The Weekly Poem: “ISYMFS”

This is a poem ragging on someone I used to be.

Lifting Music


Self-pity is exhausting.

Setting up. Dressing down.

Hitting the bench and feeling the burn

of bridges and bones,

red-browed, tearing up.


No shuffle mode. Workout routine is key.

Purposeful discontent.

Warm-up: five reps of Radiohead,

creeping through the fake plastic trees.

But we’re just getting started.


Ed Sheeran works the chest,

an Iron-Man core of sweat as you power through

the half-hics, clicks of exes’ Facebooks

and photo albums unmodified for years.

Upper back: Motion City Soundtrack,

shrugging at exaggerated inadequacy.

Rack it. Congrats.

Selective rejection sets a beat

to push through pain.


Take a break in-between exercises

and stare down the ceiling.

Plead and need and

listen enough, and Achievement Unlocked:

Everything You Deserve.

(At least, that’s the plan.)


Legs day takes determination,

bipolar but still the same bar.

Brow furrowed, striding uphill, across town,

head light from wistful intents and retroactive rebellion.

Make it a day to remember—

keep your hopes up high and your head down low.


Arms are Snow Patrol:

Balled fists at kisses missed

and arm tensed, “V” for vowing

it’ll never be as good as it was back then.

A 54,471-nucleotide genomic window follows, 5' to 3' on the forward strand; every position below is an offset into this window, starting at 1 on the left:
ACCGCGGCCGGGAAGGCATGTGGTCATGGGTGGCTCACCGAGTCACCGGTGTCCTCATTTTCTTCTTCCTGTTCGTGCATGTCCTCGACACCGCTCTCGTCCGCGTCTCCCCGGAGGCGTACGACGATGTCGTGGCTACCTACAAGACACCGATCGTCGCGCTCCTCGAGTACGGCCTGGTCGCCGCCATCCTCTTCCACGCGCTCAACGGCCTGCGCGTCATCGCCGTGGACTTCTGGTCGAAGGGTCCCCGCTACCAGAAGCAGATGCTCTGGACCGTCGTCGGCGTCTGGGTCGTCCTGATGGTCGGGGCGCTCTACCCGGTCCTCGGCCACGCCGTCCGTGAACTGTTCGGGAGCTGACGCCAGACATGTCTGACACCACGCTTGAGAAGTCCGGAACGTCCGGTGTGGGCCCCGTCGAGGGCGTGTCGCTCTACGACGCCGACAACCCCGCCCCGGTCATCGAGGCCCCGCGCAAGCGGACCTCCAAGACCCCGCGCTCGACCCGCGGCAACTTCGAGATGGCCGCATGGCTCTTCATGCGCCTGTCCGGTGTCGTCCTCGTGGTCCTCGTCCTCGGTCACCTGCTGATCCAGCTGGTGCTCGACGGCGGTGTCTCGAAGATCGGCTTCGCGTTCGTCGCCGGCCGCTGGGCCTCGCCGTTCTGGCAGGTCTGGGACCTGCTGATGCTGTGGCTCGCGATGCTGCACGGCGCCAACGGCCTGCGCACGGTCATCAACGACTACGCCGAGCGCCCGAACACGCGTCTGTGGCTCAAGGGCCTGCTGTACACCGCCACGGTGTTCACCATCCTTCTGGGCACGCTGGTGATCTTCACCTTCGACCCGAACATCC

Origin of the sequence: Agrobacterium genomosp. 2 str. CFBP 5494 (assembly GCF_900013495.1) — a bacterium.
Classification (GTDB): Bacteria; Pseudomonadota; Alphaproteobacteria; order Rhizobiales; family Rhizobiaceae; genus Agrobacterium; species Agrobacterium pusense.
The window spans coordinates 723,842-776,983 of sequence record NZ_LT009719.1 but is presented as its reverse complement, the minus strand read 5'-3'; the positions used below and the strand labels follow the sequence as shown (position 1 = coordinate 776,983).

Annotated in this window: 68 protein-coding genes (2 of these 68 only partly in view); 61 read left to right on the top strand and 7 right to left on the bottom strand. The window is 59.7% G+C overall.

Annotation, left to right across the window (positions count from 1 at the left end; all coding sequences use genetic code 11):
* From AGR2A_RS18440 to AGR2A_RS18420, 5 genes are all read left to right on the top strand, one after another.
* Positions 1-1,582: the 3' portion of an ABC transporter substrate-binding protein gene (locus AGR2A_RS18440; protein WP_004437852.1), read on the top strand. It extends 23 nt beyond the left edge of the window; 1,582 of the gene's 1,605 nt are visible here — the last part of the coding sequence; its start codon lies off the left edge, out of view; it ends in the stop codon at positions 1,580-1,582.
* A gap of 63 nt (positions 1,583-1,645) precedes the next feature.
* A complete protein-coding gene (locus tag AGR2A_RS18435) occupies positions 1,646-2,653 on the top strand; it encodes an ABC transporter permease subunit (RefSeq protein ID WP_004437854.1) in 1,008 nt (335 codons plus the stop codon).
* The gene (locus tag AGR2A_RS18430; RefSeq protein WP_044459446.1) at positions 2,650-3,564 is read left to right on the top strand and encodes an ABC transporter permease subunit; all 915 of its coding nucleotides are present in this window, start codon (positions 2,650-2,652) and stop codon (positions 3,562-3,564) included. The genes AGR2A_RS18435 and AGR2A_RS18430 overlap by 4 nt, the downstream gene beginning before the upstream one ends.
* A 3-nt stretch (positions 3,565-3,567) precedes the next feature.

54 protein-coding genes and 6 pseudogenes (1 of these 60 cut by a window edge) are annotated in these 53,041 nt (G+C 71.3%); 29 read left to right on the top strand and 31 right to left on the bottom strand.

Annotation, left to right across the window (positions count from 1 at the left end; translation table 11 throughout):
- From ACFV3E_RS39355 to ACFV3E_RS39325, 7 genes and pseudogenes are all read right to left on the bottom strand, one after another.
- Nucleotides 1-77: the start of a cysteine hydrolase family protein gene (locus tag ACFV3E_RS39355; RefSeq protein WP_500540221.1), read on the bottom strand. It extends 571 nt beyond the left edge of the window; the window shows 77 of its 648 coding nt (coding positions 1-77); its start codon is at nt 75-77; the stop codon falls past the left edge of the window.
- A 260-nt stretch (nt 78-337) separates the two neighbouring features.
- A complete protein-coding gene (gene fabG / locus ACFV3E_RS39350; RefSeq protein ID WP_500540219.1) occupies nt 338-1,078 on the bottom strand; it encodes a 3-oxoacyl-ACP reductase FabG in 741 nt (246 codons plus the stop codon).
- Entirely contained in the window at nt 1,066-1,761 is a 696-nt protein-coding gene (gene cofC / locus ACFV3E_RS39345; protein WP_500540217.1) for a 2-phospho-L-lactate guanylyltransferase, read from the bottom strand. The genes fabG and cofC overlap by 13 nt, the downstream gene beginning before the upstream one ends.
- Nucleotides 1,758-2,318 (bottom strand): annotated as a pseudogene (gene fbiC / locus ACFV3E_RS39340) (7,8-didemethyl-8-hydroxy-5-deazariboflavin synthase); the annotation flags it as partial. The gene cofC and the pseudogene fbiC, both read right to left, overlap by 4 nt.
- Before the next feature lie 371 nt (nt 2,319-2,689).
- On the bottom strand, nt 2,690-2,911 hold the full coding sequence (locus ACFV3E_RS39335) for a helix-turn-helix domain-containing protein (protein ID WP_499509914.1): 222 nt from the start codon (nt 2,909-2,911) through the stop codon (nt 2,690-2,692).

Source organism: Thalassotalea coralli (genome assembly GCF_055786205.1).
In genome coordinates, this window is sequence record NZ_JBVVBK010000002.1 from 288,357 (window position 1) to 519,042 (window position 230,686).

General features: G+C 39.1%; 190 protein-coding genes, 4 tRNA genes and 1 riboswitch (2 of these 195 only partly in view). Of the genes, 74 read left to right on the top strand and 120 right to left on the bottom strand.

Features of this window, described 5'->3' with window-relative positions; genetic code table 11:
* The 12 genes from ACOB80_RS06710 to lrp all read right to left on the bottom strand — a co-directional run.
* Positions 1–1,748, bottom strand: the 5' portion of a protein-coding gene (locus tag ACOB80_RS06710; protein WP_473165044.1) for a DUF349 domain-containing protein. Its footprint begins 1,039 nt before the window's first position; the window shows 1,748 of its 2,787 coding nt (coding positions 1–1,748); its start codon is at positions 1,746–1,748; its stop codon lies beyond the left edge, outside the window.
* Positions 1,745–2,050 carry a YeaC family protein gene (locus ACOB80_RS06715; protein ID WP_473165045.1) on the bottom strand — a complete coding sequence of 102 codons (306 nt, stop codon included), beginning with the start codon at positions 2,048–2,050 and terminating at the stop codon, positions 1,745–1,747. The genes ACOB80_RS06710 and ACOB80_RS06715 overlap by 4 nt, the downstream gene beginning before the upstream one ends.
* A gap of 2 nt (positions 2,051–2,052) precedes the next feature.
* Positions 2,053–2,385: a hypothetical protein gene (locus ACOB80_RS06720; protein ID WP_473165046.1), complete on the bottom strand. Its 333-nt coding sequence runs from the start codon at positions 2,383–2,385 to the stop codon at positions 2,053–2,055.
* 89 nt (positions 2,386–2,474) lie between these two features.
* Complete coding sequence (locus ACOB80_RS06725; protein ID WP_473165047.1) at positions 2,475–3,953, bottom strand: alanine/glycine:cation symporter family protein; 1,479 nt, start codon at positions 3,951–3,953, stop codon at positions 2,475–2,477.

Crunches: hunching over the PC,

a knuckle-gut feeling as you surveil

the blips and tickers, traffic-like,

for a flirty PM or Verified retweet

suggesting there’s still a chance.

It takes a lot of activity

to be inactive.


And Coldplay? Creatine, the chaser

to an evening well-undone.

Don’t forget to stretch

with some neutral Top 40 tune.

It’s okay to go tired to bed,

just not breathless.





But, you know what?


The gains never come

and the wait never lightens.

Personal trainers are costly,

and spotters hard to come by.


So, I’m thinking,

if you try to raise your spirits and it breaks your back,

take some plates off already.

It’s less muscles to smile than frown,

goes the cliché, so hey—

why strain something?


Yeah, things not working out is a workout,

but it doesn’t have to be a burnout.

Motivation goes both ways, and so it’s high time

you scaled back—slowed up—

eased down the dumb bells

and said “what the hell,”


It’s still your set,

and I know you can lift less.




  1. Can’t say I’m much a gym goer but I definitely recognize descriptions of feeling trapped or locked into a bad place.

    Hope you can publish this legally with all the musicians you mention by name!

    • Ha, thanks! But yeah, from what I know of the industry, name-dropping fortunately shouldn’t be a problem. Already existing on a blog, on the other hand… well, let’s just say I’m investigating how to scrub some Google results, purely for hypothetical reasons.

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